Will couldn’t think of an appropriate response, so he tapped the pile of manuscript pages that lay before him. “I suggest that before we look closely at any given scene, we discuss the fact that your hero, Lord Xavier Hawtrey, loses his memory after being thrown from a horse and no longer remembers his own wife.”

“My readers will love it,” the duchess said instantly. And defensively.

“I have no doubt of it,” Will said, pitching his voice to a soothing tone. “But will they accept the fact that Lord Xavier miraculously remembers his wife’s face only once he believes his evil second cousin has murdered her? I think your readers would prefer that he at least attempt to save her life. From good will, if not because of the family connection.”

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Her Grace sighed, and pulled the manuscript pages toward her. “I suppose you have a point. But we’ll have to figure out how to keep the scene in which he throws himself off the cliff in the throes of guilt. Chuffy adores that plunge, and you know that Chuffy is my best critic.”

Will chose his words carefully. “I am somewhat concerned that Lord Xavier would be dead before he could . . .”

And so it went.

If truth be told, the annual month during which Will Bucknell joined their family, editing her latest manuscript and arguing with Chuffy, was one of Her Grace’s favorites in the year as well.

Though a woman who loves so dearly, and is so dearly loved in return, can find joy in almost every moment. Certainly in every month.

And definitely during every consultation with her husband.

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Romancing a Career, in 1800 and Thereafter

This novel owes a great deal to its sources, but even more to the readers who have celebrated my work, encouraging me to write an (astonishing to me) twenty-four novels to date. In creating a female author of romance novels around the turn of the nineteenth century, I wanted not only to depict how much fun it can be to plot and write romance, but also to honor the authors of the time. For the most part, the authors’ work is no longer in print, though their novels were enormously popular at the time. Authors like Sarah Scudgell Wilkinson supported themselves writing adventuresome fiction such as The Fugitive Countess (1807). Anna Maria Bennett began her long bestselling career with Anna (1785), whose first printing sold out in one day. The novels could be extremely lucrative: in 1796, Fanny Burney was paid 2,000 pounds for her novel Camilla, including its copyright, which would be over 100,000 in today’s pounds. That doesn’t mean their work was universally celebrated, of course. The review that plagued Mia so much that she can recite it from memory was real; it was published in Graham’s Lady’s Magazine in 1848, and the novel exhibiting “vulgar depravity and unnatural horrors” was Emily Brontë’s Wuthering Heights.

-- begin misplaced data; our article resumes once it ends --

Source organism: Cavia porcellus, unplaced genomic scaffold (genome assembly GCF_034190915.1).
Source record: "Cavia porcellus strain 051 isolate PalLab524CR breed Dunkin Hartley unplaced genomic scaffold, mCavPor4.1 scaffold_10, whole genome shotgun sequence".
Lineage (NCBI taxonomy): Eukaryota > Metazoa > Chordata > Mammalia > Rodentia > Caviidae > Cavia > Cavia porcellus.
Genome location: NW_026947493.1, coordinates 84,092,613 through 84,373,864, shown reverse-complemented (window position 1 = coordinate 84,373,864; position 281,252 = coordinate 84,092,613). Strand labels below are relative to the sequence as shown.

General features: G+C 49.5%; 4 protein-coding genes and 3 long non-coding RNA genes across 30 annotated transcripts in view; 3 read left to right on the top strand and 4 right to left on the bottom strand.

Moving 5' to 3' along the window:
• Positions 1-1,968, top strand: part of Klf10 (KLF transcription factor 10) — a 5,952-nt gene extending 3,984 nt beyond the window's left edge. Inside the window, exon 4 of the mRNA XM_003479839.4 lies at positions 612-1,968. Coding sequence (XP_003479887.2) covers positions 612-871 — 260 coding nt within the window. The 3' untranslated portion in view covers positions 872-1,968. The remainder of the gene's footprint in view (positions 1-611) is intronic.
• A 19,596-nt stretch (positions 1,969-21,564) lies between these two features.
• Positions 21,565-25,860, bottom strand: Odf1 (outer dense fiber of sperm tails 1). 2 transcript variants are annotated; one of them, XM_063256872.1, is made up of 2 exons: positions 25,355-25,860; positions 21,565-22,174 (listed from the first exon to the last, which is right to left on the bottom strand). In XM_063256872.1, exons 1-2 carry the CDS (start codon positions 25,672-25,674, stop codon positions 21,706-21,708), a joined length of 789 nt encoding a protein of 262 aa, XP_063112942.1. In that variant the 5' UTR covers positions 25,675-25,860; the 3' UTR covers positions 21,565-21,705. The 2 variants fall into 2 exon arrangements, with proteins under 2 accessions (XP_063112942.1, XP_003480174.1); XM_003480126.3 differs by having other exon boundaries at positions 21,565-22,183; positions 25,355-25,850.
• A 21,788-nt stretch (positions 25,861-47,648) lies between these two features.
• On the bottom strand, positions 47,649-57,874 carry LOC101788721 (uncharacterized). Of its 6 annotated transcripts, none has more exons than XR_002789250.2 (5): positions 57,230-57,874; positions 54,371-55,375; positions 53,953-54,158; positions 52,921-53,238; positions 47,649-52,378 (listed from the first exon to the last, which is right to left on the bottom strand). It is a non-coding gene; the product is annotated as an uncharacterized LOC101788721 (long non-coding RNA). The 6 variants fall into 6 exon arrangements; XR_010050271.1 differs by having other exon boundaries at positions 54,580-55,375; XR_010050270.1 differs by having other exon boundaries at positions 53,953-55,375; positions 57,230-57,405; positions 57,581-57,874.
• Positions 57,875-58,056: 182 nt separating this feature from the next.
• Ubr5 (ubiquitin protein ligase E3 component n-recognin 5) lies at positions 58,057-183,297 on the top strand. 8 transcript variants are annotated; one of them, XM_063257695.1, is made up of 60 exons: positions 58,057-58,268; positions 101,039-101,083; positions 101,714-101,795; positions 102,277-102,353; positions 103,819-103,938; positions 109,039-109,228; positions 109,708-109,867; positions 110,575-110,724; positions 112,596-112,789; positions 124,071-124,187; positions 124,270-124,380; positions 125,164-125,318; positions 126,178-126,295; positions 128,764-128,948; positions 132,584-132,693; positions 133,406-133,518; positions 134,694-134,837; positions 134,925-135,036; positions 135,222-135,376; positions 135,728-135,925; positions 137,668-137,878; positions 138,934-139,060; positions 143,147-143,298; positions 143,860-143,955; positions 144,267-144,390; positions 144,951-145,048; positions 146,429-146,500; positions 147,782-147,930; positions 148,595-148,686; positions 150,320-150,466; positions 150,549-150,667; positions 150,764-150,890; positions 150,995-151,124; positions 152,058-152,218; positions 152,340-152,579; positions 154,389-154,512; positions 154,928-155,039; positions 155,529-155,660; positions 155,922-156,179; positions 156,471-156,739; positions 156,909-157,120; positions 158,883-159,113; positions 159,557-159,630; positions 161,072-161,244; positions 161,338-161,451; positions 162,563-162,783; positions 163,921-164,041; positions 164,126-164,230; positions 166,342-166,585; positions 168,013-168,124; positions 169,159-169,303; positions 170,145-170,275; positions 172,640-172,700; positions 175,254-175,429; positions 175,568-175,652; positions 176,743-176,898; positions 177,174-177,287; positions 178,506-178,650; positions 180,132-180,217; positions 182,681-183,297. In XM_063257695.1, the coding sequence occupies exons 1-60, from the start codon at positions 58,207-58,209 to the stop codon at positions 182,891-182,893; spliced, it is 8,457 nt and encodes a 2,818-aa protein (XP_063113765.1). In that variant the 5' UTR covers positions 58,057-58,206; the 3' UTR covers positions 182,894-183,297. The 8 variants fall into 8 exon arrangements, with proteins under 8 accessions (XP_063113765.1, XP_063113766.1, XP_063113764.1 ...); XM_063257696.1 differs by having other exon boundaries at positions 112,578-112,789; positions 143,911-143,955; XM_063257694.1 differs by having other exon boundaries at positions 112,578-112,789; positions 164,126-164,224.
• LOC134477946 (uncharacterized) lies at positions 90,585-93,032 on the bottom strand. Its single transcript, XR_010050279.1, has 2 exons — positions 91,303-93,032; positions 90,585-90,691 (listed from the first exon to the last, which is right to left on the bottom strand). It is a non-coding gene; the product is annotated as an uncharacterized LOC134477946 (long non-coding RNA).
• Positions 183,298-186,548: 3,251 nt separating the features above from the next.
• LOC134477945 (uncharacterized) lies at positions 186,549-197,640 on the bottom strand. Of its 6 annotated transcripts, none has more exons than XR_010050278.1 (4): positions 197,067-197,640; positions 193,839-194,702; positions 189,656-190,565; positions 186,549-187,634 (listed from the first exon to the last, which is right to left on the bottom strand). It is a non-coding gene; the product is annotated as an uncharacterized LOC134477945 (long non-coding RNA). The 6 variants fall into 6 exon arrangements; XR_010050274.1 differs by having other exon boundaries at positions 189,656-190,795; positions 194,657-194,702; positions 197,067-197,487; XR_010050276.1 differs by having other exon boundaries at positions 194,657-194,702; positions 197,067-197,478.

I invented the publishing firm of Brandy, Bucknell & Bendal, but in fact, the publisher of Lucibella’s books would likely have been Minerva Press. William Lane established the press in 1790 and thereafter published a constant stream of fiction, as well as operating a circulating library. He specialized in gothic horror-romance novels and would have welcomed Lucibella’s heroines-in-peril. While Lucibella’s prose echoes novels at the time, I took the inheritance plot of An Angel’s Form and a Devil’s Heart (a real novel, written by Selina Davenport and published by Minerva in 1818) from a Dorothy Parker short story called “The Standard of Living.”

To ensure they were accessible to the middle and working classes, novels of this type were typically bound in cardboard with leather labels on the spines. Jane Austen’s Emma (1816), for example, first appeared with “plain gray boards” and a title label made from stamped morocco leather. But Chuffy’s more luxurious bindings existed as well: the foremost bookbinder at the time was Roger Payne, who re-bound volumes in Russian leather with gold borders, embedded pearls, and even (on occasion) silk embroidery that reflected the book’s contents.

If Mia’s character was inspired by late eighteenth-and early nineteenth-century female novelists, Sir Cuthbert owes his appearance and cheerful nature to one of Shakespeare’s great characters, Sir Toby Belch in Twelfth Night. Chuffy mischievously quotes from that play, as Mia recognizes, but my greater hope is that he brings with him the reckless joie de vivre of his predecessor. Talking of quotations, Mia’s much maligned poetry borrows from some of Percy Bysshe Shelley’s romantic poetry. Finally, young Master Charles Wallace possesses something of the preternatural intelligence of Madeleine L’Engle’s namesake character in A Wrinkle in Time, though arguably Charlie owes more to Charles Dickens’s earnest and captivating disabled child, Tiny Tim.

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